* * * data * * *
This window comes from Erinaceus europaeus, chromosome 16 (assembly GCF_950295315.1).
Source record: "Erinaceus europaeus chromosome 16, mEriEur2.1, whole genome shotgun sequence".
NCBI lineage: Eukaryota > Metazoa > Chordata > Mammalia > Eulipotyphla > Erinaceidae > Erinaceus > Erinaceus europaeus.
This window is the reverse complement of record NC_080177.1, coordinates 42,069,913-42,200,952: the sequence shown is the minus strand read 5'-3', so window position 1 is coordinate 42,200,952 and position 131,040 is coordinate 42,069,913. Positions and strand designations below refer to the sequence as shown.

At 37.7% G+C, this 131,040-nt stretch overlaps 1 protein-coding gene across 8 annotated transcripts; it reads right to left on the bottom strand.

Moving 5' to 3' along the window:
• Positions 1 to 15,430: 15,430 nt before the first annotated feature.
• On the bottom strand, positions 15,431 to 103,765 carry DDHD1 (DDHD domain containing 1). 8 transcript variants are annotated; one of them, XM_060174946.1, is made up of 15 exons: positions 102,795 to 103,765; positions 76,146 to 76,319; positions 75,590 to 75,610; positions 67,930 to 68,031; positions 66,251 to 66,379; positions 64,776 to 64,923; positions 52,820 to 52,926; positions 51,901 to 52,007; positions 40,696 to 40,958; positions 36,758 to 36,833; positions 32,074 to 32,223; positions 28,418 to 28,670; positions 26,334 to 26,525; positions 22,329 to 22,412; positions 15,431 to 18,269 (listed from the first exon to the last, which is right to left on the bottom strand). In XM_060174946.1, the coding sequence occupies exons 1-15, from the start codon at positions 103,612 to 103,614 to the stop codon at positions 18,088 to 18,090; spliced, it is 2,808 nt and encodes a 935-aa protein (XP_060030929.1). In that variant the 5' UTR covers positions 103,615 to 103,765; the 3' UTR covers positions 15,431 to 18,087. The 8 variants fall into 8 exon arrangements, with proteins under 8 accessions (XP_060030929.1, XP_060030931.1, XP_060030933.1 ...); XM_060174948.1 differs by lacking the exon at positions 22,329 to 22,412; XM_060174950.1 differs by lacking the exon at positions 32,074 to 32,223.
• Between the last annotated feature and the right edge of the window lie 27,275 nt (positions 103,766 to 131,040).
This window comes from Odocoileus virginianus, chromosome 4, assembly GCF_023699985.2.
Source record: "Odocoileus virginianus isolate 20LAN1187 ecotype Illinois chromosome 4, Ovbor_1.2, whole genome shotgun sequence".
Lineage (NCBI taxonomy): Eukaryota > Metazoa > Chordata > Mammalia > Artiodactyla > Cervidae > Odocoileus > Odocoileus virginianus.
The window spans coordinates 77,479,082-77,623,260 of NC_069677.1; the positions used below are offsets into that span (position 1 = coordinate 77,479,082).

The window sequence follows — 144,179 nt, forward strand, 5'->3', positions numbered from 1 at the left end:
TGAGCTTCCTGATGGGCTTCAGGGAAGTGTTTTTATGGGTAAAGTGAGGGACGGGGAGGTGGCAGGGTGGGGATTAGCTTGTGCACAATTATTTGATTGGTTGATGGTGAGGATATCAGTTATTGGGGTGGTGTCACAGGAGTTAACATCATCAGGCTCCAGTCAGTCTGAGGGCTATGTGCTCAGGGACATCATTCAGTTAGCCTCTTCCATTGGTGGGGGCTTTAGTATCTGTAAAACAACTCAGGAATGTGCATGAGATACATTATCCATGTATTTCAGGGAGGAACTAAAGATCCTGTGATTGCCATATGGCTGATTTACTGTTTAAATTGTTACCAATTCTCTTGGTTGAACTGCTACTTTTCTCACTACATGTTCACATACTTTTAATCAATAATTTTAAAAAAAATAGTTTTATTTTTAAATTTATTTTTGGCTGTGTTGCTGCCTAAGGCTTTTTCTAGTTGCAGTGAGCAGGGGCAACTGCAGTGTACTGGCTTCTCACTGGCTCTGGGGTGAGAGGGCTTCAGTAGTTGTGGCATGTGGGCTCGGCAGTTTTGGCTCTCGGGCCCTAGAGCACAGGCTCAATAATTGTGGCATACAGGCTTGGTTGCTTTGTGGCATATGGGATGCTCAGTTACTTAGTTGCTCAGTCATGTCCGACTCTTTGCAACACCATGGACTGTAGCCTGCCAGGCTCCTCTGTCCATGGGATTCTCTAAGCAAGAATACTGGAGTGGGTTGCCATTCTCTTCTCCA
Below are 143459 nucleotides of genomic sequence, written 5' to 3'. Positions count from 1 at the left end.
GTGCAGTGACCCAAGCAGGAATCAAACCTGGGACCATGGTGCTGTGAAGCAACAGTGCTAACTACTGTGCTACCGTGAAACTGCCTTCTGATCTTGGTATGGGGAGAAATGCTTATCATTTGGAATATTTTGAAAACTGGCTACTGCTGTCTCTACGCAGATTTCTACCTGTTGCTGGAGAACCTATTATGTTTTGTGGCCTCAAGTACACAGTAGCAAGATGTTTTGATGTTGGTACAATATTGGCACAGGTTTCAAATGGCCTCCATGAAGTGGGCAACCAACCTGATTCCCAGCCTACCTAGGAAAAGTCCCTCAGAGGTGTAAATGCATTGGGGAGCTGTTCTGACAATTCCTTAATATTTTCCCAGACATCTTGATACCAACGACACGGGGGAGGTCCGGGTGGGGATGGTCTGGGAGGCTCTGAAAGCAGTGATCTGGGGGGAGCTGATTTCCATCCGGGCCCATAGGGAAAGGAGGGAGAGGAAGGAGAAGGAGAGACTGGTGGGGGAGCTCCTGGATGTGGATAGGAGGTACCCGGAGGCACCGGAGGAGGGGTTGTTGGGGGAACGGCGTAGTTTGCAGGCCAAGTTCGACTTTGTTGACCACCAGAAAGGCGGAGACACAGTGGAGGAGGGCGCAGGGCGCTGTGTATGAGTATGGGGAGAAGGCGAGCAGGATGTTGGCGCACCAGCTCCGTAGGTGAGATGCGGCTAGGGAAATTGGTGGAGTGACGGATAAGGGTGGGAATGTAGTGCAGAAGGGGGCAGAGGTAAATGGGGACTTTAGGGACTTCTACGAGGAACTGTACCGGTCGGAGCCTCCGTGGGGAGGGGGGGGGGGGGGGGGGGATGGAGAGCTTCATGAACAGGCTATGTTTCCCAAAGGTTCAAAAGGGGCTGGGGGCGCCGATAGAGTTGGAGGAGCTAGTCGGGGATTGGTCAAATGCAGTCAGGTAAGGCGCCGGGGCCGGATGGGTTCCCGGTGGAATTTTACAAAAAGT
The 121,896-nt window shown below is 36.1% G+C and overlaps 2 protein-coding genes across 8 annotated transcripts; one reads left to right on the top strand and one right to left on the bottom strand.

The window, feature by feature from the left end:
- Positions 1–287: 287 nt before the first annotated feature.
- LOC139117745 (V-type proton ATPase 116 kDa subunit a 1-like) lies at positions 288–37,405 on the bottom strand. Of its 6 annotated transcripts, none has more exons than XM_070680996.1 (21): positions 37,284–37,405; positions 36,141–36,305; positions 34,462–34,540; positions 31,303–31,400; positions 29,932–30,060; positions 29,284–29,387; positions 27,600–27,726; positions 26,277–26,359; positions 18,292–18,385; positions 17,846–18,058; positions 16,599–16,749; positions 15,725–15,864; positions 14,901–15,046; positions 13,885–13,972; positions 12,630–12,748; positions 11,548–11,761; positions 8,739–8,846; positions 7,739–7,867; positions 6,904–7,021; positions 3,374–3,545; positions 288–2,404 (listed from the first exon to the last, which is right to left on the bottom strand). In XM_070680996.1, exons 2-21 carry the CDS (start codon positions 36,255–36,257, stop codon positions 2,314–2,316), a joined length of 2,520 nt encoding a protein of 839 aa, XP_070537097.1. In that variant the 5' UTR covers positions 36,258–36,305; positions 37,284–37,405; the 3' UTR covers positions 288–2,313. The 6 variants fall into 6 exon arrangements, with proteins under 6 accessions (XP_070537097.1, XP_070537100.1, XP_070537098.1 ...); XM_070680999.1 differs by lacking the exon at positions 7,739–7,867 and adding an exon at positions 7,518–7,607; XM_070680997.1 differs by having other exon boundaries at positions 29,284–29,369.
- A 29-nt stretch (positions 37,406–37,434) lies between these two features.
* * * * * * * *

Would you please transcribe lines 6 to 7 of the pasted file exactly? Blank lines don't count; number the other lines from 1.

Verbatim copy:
Moving 5' to 3' along the window:
• Positions 1 to 15,430: 15,430 nt before the first annotated feature.